Common myths about appraising
Legally, an appraiser must be state certified to perform substantiated real estate appraisals for federally-related sales. You also have the right to receive a copy of the completed appraisal report from your lending agency. Contact us if you have any questions about the appraisal process.
Myth: Market value must be the same as the assessed value of the property.
Fact: It could be that Wisconsin, like most states, supports the idea that the assessed value is the same as the market value; however, this is sometimes the exception rather than the rule. At times when interior remodeling has been done and the assessor is not aware of the improvement or properties in the area have not been reassessed for a good length of time, it may vary wildly.
Myth: The opinion of value of a home will change depending upon if the appraisal is provided for the buyer or the seller.
Fact: The appraiser has no vested interest in the result of the appraisal and should complete his job with independence, objectivity and impartiality - no matter for whom the appraisal is conducted.
Myth: Market value should equate to replacement cost.
Fact: The way market value is derived is based on what a home buyer would likely pay a willing seller for a property without being under duress from any external group to buy or sell. The replacement cost is the dollar amount necessary to reconstruct a property in-kind.
Myth: Certain methods, such as the price per square foot of the property, are what appraisers use to ascertain the value of a home.
Fact: There are many different ways that an appraiser will use to make an in-depth investigation of every factor in consideration of the property, such as the size, location, condition, how close it is to specific facilities and the worth of recently sold comparable houses.
Myth: When the economy is on the rise and the worth of homes are reported to be rising by a certain percentage, the other homes in the proximity can be expected to rise based on that same percentage.
Fact: Any cost at which an appraiser concludes in regards to a specific home is always personalized, based on certain factors pulled from the data of comparable homes and other considerations within the home itself. It doesn't matter if the economy is doing well or declining.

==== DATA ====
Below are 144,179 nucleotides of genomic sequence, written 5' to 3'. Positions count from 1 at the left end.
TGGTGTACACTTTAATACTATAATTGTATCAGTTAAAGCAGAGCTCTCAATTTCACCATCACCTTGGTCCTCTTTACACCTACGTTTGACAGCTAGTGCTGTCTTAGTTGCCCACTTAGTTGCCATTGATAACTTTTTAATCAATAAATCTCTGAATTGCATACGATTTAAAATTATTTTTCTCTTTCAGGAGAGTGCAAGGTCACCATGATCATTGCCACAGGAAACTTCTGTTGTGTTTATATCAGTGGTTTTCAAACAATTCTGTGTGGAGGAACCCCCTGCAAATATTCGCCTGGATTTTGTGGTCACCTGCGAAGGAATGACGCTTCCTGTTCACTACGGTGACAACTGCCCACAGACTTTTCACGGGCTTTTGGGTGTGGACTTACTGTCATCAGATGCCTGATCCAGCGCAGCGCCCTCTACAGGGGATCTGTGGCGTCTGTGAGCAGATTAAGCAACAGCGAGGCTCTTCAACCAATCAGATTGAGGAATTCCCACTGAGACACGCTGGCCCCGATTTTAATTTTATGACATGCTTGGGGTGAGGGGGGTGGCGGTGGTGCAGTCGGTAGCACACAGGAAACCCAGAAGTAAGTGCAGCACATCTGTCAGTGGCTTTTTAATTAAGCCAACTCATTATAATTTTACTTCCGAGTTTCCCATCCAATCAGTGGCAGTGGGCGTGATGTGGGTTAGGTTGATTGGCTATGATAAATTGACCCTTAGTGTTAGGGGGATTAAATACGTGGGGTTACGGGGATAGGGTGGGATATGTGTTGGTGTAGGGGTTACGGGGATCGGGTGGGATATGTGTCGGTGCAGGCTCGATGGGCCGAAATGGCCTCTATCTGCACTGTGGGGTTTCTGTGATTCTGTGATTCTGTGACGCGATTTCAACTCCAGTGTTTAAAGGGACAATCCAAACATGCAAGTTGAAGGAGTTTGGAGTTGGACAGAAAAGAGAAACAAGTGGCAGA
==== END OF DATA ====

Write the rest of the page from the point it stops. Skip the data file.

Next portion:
Have other questions about appraisers, appraising or real estate in La Crosse County or Holmen, WI?Contact us
Myth: Just examining what the home looks like on the outside gives an idea of its worth.
Fact: House value is concluded by a multitude of factors, including area, condition, improvements, amenities, and market trends. An external inspection obviously can't provide all of the data needed.
Myth: Because consumers pay for appraisals when applying for loans to purchase or refinance their property, they legally own their appraisal report.
Fact: Legally, the appraisal is owned by the lender unless the lender releases their interest in the document. However, consumers must be provided with a copy of the report upon written request, through the Equal Credit Opportunity Act.
Myth: There's no reason for consumers to even concern themselves with what the appraisal contains so long as their lending company is satisfied.
Fact: It is almost imperative for consumers to go through a copy of their appraisal report so that they can verify the accuracy of the report, in case it's required to question its accuracy. Remember, this is probably the most expensive and important investment a consumer will ever make. Also, the appraisal report makes an invaluable record for future reference, containing useful and often-revealing information - including the legal and physical description of the property, square footage measurements, list of comparable properties in the neighborhood, neighborhood description and a narrative of current real-estate activity and/or market trends in the vicinity.
Myth: There is no reason to hire an appraiser unless you are trying to get an estimate of the price of a property during a sales transaction involving a lending company.
Fact: Depending upon their qualifications and designations, appraisers can and may provide a lot of services, including advice for estate planning, dispute resolution, zoning and tax assessment review and cost/benefit analysis.
Myth: An appraisal report is the same as a home inspection report.
Fact: Appraisal reports are completely different than a home inspection report. The task of the appraiser is to form an opinion of value in the appraisal process and through producing the report. House inspectors will compose a report that will show the condition of the house and its major components and possible damage.